Beer packaged in an aluminum can also has a longer shelf life as no oxygen can enter the beer. Caps on bottles do not completely seal out oxygen in the air from diffusing into the bottle and reacting with the beer. Also beer is sensitive to light and photoreactions occur in beer, therefore a can that completely blocks the beer from light is preferable even to amber glass bottles. For the purposes of our eco analysis I will assume that good beer in either method of packaging has no taste difference or price difference and that the consumer is basing their selection purely from a Green perspective.
The analysis of comparative carbon, water and land foot prints is dependant on the following primary parameters. The distance from the brewery to the point of sale, the distance of the brewery from the point of manufacture of the container, whether the container is manufactured from virgin or recycled material (the recycle rate for containers in that location), the distance of the container manufacturer from the recycling center or the glass or aluminum foundry, the source of energy used in the glass or aluminum foundry, and the volume of beer within the container. A local brewery in a major metropolitan area like San Francisco, that does not transport the beer very far for sale nor haul empty bottles very far from their point of manufacturer should continue from a green perspective to use glass bottles unless the recycle rate for aluminum cans is more than 75%. Below this threshold of recycling the mining of bauxite and the upgrading of bauxite to alumina and the final refining of aluminum from alumina simply is too energy, land, and water intensive to displace new glass bottles from an Eco footprint perspective. Remember that the simple act of recycling a single beer can saves the equivalent amount of electricty to run your television three hours.
For larger breweries that are less proximate to their markets, aluminum cans even with a recycle rate of only 50% are likely the more eco friendly option. If the aluminum smelter is in Iceland and the electricity for the smelter is generated by hydroelectric dams, then there is no doubt that an Icelandic brewery should use aluminum cans and not glass bottle. Also I am fairly certain that Iceland has a relatively high recycle rate on their beer cans.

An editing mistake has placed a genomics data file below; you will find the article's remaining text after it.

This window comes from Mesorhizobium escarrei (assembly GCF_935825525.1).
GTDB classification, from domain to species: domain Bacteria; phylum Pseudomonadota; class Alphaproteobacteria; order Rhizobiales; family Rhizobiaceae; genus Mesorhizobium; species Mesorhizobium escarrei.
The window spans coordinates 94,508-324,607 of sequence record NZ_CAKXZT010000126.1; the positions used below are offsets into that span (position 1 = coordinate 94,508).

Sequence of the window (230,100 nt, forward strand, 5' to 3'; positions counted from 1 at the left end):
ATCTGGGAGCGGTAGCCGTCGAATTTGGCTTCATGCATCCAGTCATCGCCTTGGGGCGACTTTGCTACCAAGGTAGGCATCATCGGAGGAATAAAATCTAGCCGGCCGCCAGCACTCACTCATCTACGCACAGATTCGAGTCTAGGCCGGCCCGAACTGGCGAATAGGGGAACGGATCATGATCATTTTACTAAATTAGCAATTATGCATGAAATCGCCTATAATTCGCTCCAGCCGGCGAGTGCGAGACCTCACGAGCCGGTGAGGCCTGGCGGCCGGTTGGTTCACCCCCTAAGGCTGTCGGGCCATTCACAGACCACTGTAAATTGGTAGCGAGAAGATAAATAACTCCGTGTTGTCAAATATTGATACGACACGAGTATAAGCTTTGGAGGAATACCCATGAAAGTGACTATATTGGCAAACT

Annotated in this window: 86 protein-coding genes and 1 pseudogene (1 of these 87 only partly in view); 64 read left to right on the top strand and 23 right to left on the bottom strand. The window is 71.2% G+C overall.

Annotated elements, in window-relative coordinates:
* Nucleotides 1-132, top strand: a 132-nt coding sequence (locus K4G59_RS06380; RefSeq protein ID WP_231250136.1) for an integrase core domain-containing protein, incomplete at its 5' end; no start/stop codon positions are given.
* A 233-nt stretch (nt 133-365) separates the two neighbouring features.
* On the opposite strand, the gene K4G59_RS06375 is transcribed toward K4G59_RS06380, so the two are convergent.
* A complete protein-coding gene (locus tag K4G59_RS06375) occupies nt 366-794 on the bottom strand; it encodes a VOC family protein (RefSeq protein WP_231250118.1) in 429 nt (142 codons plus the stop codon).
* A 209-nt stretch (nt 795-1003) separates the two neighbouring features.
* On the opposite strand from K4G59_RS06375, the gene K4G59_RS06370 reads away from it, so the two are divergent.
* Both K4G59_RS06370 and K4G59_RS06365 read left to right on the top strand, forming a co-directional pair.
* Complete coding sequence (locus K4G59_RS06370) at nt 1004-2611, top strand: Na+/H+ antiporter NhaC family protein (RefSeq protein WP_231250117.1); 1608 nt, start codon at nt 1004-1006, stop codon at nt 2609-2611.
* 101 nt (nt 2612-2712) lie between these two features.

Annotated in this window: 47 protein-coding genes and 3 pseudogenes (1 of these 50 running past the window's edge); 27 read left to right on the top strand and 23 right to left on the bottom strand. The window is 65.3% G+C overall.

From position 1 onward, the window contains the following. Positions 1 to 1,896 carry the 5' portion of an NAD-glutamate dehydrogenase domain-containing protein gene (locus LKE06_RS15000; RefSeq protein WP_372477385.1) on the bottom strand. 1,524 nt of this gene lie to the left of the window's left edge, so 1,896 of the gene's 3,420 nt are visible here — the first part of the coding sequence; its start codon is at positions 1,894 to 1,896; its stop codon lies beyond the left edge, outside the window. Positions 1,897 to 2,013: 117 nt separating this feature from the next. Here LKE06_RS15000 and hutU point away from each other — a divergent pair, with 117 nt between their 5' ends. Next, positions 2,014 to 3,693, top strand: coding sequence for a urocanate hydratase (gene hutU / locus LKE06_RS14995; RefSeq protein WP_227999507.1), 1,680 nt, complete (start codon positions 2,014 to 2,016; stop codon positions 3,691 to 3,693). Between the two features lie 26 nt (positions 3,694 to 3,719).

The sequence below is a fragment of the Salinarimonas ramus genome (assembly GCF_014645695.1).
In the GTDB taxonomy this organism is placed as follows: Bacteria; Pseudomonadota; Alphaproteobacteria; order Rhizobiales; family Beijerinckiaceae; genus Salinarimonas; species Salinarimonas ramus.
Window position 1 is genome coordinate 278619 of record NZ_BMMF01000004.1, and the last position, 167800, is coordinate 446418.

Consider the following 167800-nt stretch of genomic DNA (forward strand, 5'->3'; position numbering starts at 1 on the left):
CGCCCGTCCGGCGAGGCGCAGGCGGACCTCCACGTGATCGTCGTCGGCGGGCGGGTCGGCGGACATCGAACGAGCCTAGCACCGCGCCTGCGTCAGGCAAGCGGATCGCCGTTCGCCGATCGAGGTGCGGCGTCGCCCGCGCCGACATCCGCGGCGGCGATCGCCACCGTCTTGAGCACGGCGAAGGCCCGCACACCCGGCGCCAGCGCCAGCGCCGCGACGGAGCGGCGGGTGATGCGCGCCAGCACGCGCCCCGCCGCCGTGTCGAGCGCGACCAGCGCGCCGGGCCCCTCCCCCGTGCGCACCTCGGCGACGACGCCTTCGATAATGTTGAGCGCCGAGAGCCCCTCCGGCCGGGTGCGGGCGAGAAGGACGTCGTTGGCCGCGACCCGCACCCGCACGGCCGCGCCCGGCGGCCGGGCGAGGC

The nutrition value (energy content) of a 12 ounce can of beer is approximately 150 Calories. This is only one half of the energy that was required to produce the can if the aluminum was made from virgin bauxite. If the can was made from recycled aluminum, then the energy content of the beer is about fourfold the energy content of the can. SAB Miller is selling some pretty anemic beer now with only 57 Calories, in this case the sickle cell beer has the same energy content as the can made of recycled aluminum. Drinkers of this type of beer with only 2.5% alcohol don’t really care about taste they only care to be true Green Machines and their selection of this brand is all about eco footprint. Here is an interesting link to the calories in various beer brands. The greater the alcohol content the greater the calories. This makes sense as alcohol has carbon bonds with hydrogen that yield energy when metabolized. http://www.beer100.com/beercalories.htm
I have used up my space for this week’s blog and I will therefore continue the discussion on beer in my next blog. As they say Skal for Cheers in Iceland. I bid you all Skal and I hope the beer you drink does not hurt your skull. Here is a link on from Denmark on how to say Cheers in many countries. http://www.awa.dk/glosary/slainte.htm
Please provide comments below. And please recycle all of your beverage containers, plastic, glass and aluminum